Climate modellers transfer 11 terabytes in 24 hours

NIWA climate scientist Dr Jonny Williams sent a massive 11 terabytes of data to research counterparts in the UK.

JW

Caption: Dr Jonny Williams

When NIWA climate scientist Dr Jonny Williams sent a massive 11 terabytes of data to research counterparts in the UK, he didn’t give the size of the transfer a second thought. The REANNZ advanced network seamlessly delivered the entire dataset within 24 hours, and without scrambling or dropping data.

11 terabytes is a lot of data in anyone’s language. It’s roughly equivalent to 5.5 million hours of standard definition film, 3.4 million photographs or 2.2 million songs.

The mammoth transfer of numerical climate data is part of NIWA’s ongoing work with the UK Met Office and Korea Meteorological Administration in joint research for the sixth UN Intergovernmental Panel on Climate Change Assessment Report (IPCC AR6).

Jonny is working with NIWA colleagues Guang Zeng and Olaf Morgenstern to set up and run several atmospheric simulations. Their simulations are among hundreds from modelling centres around the world that will feature in the IPCC’s next weighty assessment report.

He automated the big 11-terabyte data transfer as around 40 separate transfers that ran over the course of a single day. The simulations themselves relate specifically to how chemical species in the atmosphere such as ozone will change in the future because of emissions from human activity.

Contrary to what you might expect, there are no major challenges involved in a data transfer this big. It’s dead easy, says Jonny. So much so that he didn’t give the size of the transfer a second thought. That’s all down to the quality of the specialist REANNZ network, as well as NeSI's data transfer platform and Globus software used to send and receive data.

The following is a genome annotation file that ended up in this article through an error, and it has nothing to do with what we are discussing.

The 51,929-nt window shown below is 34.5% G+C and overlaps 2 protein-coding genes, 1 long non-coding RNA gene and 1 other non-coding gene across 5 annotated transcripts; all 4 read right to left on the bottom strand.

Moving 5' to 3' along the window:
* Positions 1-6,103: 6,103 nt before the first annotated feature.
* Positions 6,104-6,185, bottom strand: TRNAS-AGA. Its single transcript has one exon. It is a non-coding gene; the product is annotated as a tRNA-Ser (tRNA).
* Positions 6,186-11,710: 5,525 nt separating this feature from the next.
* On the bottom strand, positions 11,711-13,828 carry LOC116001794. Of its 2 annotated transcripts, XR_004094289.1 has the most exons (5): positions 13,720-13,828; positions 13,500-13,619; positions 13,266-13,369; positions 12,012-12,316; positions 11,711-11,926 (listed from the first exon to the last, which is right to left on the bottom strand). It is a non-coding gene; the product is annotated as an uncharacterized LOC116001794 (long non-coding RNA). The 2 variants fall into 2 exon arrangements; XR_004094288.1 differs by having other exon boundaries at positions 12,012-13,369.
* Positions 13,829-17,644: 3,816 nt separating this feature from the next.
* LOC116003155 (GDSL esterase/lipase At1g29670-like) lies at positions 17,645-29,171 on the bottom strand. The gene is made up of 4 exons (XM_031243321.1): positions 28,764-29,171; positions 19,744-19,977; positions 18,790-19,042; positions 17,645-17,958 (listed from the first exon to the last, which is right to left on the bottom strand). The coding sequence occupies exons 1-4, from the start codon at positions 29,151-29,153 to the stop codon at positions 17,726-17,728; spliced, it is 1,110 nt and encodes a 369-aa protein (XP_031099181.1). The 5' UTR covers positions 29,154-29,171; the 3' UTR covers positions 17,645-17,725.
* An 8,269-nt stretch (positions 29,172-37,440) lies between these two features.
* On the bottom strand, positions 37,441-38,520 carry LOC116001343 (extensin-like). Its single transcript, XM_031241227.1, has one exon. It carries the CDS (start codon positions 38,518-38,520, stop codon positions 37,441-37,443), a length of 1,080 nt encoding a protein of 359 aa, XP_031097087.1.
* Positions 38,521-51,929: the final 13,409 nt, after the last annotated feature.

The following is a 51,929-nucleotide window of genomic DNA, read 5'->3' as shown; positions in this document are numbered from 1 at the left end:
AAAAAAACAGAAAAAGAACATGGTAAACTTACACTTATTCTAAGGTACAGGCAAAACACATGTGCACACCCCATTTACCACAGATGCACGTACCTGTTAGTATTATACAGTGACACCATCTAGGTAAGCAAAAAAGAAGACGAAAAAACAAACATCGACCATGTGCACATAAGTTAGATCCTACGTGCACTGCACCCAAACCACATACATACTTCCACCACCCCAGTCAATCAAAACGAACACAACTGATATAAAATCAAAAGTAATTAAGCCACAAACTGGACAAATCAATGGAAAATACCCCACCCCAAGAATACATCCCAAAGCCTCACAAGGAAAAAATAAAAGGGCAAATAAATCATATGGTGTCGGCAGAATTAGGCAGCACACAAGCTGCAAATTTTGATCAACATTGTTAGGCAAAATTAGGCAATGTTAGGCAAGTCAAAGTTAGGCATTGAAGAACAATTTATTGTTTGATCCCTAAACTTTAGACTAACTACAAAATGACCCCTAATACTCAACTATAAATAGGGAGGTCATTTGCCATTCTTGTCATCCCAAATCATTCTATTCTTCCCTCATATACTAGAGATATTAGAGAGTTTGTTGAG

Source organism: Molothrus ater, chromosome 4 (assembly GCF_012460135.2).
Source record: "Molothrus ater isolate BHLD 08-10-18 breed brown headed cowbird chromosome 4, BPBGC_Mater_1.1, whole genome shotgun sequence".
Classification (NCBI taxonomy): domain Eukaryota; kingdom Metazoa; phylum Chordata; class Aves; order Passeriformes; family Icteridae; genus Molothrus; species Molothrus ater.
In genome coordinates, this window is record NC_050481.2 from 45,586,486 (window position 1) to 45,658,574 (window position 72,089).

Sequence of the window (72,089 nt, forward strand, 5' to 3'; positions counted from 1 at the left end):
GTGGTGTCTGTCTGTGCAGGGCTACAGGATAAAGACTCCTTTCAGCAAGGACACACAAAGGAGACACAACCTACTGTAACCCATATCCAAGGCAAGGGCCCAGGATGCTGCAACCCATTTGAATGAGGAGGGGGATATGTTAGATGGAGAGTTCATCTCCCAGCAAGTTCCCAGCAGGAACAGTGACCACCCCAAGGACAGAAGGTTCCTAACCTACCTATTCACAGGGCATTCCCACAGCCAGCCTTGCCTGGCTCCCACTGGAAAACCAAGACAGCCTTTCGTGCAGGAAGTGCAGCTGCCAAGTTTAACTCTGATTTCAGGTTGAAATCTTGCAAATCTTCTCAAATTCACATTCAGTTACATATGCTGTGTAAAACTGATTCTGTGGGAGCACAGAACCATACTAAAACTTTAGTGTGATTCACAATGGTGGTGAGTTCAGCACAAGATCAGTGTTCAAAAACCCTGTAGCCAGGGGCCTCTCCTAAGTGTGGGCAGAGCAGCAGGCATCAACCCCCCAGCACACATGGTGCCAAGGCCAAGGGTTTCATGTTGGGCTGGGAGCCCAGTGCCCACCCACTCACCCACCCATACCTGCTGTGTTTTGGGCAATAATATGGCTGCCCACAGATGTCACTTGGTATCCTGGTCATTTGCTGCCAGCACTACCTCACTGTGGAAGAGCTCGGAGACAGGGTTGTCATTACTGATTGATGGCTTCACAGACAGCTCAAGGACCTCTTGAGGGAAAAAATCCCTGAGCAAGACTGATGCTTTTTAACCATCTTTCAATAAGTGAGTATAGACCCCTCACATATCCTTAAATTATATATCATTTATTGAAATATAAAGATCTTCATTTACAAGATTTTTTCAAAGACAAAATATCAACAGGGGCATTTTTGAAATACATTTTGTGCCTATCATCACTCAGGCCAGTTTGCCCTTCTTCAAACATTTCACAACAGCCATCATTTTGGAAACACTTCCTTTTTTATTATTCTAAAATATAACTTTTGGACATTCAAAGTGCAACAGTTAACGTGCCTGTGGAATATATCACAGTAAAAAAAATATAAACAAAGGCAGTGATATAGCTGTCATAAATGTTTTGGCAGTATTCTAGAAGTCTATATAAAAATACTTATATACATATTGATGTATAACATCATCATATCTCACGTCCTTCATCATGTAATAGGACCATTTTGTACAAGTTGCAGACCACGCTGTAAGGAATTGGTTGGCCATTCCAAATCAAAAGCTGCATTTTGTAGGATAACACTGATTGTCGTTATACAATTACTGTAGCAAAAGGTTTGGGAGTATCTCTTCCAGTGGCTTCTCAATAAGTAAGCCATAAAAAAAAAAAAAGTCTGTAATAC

REANNZ is New Zealand’s advanced National Research and Education Network (NREN). It works seamlessly with over 120 NRENs to provide a specialist international network architected for the unique needs of data-intensive research traffic. NRENs are designed to deal with big data, so there is negligible congestion and therefore no jitter or packet loss.

Jonny has been using the REANNZ network on an almost daily basis for around the last two years. He says advanced networks like REANNZ are transformational in letting researchers collaborate faster and more effectively. He likens them to the difference between a mobile phone from the early 2000s and a modern smartphone in making researchers’ lives easier and enabling new applications.

“Without REANNZ’s high-speed data transfer network we wouldn't be able to transfer this amount of data this quickly. It's that simple. What took us one day could easily have taken months without REANNZ.

“If you can do something faster, it accelerates your workflow. But sending and receiving large data sets quickly also completely transforms your workflow.”

It’s not just about sending data. Climate modellers like Jonny, Guang and Olaf equally rely on the speed and reliability of advanced networks to receive large amounts of information from other researchers around the globe.

Engineers from REANNZ say in total the full transfer over the advanced network amounted to 25 terabytes over three days.

The next large climate output data transfer from NIWA to the UK is set down for a few weeks' time.
Figure 1

Credit: NIWA staff writer Campbell Gardiner

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